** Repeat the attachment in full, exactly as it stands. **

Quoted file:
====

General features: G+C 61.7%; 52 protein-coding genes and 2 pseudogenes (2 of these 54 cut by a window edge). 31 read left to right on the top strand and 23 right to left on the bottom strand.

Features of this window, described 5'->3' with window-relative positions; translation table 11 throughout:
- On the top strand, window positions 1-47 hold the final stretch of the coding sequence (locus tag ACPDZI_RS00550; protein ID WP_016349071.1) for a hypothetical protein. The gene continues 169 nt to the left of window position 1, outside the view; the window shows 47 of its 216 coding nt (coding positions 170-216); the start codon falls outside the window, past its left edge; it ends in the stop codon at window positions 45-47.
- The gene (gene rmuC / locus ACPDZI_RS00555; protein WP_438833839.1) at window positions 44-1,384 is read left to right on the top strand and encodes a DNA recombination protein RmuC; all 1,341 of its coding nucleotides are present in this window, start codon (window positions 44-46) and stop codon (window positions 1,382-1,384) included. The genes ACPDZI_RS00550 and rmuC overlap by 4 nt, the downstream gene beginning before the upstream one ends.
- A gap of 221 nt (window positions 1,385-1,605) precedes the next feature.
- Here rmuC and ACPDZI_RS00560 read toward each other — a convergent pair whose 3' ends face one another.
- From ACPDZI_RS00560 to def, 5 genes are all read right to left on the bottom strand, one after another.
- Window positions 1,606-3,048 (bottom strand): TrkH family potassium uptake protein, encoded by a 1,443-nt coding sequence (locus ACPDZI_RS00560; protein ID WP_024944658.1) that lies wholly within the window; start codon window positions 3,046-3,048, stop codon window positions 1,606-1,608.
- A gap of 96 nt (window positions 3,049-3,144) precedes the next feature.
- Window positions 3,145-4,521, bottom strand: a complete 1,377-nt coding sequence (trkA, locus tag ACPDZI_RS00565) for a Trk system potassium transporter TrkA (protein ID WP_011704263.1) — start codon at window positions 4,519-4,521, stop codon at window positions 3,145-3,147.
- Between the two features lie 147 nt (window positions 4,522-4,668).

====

General features: G+C 61.7%; 52 protein-coding genes and 2 pseudogenes (2 of these 54 cut by a window edge). 31 read left to right on the top strand and 23 right to left on the bottom strand.

Features of this window, described 5'->3' with window-relative positions; translation table 11 throughout:
- On the top strand, window positions 1-47 hold the final stretch of the coding sequence (locus tag ACPDZI_RS00550; protein ID WP_016349071.1) for a hypothetical protein. The gene continues 169 nt to the left of window position 1, outside the view; the window shows 47 of its 216 coding nt (coding positions 170-216); the start codon falls outside the window, past its left edge; it ends in the stop codon at window positions 45-47.
- The gene (gene rmuC / locus ACPDZI_RS00555; protein WP_438833839.1) at window positions 44-1,384 is read left to right on the top strand and encodes a DNA recombination protein RmuC; all 1,341 of its coding nucleotides are present in this window, start codon (window positions 44-46) and stop codon (window positions 1,382-1,384) included. The genes ACPDZI_RS00550 and rmuC overlap by 4 nt, the downstream gene beginning before the upstream one ends.
- A gap of 221 nt (window positions 1,385-1,605) precedes the next feature.
- Here rmuC and ACPDZI_RS00560 read toward each other — a convergent pair whose 3' ends face one another.
- From ACPDZI_RS00560 to def, 5 genes are all read right to left on the bottom strand, one after another.
- Window positions 1,606-3,048 (bottom strand): TrkH family potassium uptake protein, encoded by a 1,443-nt coding sequence (locus ACPDZI_RS00560; protein ID WP_024944658.1) that lies wholly within the window; start codon window positions 3,046-3,048, stop codon window positions 1,606-1,608.
- A gap of 96 nt (window positions 3,049-3,144) precedes the next feature.
- Window positions 3,145-4,521, bottom strand: a complete 1,377-nt coding sequence (trkA, locus tag ACPDZI_RS00565) for a Trk system potassium transporter TrkA (protein ID WP_011704263.1) — start codon at window positions 4,519-4,521, stop codon at window positions 3,145-3,147.
- Between the two features lie 147 nt (window positions 4,522-4,668).